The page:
— Kristen Doerer, Making Sen$e editor
The following conversation has been lightly edited for clarity and length.
A worker holds up an 18-pound lobster. Photo by Sarah Clune
PAUL SOLMAN: So why is this program important to you?
MAC HAY: The H-2B program is the spark that basically feeds our economy. The workers that come in on this program do the jobs that we can’t find American workers for — cooks, dishwashers, prep cooks. That doesn’t mean that these jobs are necessarily low-skilled; we need our cooks to have skills. But finding the American workers to fill those positions is virtually impossible.
Trying to bring workers from Jamaica or Mexico is incredibly challenging, incredibly expensive and time-consuming. And now because of the way that the government has treated this program, it’s incredibly stressful.
PAUL SOLMAN: But there are brokers, right?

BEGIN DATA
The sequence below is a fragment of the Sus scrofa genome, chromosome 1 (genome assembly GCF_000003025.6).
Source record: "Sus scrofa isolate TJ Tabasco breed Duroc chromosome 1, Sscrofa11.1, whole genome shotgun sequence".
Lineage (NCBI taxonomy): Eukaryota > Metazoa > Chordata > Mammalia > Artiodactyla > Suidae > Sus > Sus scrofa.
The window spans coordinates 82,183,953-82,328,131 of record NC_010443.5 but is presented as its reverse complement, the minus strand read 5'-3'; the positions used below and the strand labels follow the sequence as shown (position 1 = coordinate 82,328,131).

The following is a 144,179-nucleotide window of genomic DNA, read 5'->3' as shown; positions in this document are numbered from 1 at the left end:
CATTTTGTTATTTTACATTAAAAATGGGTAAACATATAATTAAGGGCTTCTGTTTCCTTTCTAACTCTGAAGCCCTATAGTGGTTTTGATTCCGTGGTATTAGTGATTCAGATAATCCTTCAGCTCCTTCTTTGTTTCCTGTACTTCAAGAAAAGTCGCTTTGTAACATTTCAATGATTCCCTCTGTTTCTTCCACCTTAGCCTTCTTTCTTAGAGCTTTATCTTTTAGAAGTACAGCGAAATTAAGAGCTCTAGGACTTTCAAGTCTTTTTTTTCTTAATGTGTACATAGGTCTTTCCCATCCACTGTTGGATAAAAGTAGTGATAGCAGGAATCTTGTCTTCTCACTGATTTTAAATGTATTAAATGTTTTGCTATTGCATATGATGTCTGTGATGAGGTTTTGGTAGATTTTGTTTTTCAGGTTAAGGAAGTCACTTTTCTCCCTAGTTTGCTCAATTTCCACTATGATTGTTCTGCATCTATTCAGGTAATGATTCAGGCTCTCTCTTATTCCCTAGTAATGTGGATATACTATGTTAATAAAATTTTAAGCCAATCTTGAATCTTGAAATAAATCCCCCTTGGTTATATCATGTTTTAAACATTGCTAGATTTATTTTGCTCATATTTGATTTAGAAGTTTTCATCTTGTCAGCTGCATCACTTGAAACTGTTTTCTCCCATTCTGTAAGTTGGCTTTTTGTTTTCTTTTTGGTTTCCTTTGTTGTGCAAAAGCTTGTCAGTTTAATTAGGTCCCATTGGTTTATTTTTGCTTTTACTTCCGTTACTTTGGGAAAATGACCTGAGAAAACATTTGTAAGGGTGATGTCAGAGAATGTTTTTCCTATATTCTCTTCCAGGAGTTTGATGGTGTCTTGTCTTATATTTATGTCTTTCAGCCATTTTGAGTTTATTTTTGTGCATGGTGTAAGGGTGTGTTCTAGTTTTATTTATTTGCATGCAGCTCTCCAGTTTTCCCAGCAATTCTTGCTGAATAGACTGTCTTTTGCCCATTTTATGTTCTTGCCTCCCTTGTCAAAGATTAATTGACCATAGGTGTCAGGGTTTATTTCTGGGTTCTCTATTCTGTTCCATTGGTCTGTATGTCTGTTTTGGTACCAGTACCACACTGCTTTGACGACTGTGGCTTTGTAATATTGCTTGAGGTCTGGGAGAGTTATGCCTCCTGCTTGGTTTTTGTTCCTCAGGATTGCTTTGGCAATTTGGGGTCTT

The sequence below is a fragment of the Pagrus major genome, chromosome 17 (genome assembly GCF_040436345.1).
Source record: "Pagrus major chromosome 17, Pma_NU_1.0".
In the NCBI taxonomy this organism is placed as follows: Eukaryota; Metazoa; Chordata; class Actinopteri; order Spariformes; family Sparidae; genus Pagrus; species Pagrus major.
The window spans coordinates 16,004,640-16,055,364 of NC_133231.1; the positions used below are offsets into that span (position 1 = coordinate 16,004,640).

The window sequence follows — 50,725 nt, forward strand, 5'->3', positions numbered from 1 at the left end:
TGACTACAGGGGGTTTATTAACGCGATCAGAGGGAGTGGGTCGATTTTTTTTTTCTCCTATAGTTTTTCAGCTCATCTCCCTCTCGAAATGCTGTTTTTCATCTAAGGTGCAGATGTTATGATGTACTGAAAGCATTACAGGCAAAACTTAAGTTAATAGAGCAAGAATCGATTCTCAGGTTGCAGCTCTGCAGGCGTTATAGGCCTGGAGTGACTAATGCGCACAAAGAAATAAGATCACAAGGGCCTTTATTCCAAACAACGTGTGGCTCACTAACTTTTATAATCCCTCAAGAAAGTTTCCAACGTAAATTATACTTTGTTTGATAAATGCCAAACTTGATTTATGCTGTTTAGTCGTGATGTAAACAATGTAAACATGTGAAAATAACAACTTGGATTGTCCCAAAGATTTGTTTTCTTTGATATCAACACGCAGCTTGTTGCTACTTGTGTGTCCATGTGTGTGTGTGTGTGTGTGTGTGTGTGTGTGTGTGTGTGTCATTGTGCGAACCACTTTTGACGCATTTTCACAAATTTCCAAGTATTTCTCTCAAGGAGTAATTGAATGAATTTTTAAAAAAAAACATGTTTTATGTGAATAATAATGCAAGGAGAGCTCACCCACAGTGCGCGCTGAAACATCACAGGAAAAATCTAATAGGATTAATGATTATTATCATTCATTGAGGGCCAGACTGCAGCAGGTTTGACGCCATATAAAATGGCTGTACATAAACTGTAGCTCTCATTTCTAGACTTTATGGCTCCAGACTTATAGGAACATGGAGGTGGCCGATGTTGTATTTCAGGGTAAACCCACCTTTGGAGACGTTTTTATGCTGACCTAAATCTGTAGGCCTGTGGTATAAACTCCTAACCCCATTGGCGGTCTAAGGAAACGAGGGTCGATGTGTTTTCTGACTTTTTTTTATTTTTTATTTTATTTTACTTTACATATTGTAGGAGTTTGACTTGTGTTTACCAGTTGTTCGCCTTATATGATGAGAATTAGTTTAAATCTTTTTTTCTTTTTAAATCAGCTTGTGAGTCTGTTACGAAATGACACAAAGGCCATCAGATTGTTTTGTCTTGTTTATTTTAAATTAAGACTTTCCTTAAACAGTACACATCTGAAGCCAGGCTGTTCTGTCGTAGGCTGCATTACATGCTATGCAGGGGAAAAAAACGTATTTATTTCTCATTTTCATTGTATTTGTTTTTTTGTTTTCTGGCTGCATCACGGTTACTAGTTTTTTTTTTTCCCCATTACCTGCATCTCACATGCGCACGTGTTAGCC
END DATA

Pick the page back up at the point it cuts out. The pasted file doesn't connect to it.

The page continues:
MAC HAY: Well, there are firms you can use to help recruit. We now have been bringing back the same workers year after year, so essentially, we don’t need any of the recruiting firms. So we go directly to the workers.
Originally, our workers were already in Provincetown or Wellfleet [on Cape Cod] and they came to us. They were working for someone else on an H-2B visa, and they said, “We’d like to come back next year and work for you.” So I started with four or five H-2Bs 12 years ago, and now we have up to 65, 70 workers through the program.
PAUL SOLMAN: Is that because they’re referring their friends?